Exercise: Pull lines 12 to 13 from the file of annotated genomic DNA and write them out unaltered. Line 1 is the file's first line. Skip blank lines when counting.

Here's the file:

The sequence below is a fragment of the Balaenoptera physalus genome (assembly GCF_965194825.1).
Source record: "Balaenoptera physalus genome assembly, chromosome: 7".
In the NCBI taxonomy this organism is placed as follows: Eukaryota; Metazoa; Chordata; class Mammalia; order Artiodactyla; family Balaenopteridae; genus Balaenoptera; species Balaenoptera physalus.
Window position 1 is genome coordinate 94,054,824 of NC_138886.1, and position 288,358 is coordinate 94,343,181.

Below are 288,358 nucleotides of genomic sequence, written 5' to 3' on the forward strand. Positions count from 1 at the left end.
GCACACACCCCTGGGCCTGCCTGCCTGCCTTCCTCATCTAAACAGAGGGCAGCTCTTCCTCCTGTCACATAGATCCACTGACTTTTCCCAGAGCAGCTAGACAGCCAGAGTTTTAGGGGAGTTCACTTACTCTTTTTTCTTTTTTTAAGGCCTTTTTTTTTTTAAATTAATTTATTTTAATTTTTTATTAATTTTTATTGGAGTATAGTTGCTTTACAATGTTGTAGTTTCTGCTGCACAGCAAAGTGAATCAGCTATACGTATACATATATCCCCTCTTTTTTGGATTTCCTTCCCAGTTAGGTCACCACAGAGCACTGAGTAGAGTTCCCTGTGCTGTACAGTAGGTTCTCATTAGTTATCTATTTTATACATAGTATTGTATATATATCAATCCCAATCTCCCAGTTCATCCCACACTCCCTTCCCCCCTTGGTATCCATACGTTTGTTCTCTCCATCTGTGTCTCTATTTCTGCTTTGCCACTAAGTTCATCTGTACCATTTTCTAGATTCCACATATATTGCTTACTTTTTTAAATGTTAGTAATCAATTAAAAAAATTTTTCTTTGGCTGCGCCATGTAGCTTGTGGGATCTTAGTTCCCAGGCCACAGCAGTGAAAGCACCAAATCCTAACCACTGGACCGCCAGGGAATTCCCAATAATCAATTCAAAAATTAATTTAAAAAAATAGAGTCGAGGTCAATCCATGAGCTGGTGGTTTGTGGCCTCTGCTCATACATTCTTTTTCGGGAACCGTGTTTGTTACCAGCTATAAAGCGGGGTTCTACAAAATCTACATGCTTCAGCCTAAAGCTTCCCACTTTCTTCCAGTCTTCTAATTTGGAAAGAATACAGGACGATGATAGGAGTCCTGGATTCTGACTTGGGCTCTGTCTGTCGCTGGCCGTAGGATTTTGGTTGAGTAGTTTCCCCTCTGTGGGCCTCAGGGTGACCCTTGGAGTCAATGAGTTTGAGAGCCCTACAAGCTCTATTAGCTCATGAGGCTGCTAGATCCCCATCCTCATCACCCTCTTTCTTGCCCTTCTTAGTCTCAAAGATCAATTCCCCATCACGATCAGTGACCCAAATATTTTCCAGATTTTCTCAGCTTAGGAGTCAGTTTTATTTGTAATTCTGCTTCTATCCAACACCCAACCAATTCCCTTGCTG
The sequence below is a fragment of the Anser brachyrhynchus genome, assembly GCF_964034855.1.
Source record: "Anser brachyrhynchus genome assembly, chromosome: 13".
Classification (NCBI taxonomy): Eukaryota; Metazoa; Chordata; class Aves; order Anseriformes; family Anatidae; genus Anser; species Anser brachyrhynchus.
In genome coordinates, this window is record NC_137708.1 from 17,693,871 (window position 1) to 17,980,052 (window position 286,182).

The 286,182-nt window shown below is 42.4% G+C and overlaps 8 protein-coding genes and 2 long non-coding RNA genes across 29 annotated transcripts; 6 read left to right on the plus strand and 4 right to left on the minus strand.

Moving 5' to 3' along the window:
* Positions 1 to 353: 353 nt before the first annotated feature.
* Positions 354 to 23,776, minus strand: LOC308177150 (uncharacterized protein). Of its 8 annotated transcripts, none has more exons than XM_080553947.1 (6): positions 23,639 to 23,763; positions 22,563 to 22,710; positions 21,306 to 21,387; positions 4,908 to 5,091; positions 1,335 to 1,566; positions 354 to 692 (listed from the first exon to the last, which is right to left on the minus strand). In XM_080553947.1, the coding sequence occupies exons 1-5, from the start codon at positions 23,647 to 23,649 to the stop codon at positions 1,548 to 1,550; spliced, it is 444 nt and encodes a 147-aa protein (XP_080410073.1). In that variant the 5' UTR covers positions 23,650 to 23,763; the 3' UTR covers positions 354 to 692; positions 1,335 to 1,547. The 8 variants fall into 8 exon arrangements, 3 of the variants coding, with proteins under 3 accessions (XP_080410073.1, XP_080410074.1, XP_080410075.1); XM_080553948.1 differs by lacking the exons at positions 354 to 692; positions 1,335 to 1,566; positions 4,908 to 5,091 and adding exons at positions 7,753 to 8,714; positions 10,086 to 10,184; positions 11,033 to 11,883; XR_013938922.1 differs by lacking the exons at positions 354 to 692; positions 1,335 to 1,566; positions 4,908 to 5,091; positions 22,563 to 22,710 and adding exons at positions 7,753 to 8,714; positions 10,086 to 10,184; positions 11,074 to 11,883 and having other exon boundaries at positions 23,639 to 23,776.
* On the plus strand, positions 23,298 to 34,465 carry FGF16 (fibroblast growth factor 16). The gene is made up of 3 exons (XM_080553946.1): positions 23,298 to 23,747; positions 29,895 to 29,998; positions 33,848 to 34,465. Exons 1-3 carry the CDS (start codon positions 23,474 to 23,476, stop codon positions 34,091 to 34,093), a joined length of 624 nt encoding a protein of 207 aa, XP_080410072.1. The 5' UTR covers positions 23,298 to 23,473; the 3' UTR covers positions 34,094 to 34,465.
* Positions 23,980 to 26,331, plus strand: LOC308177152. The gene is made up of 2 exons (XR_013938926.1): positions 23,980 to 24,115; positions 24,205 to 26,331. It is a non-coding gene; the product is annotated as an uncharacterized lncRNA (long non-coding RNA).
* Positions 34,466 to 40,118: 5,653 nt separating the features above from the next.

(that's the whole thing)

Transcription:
Moving 5' to 3' along the window:
* Positions 1 to 353: 353 nt before the first annotated feature.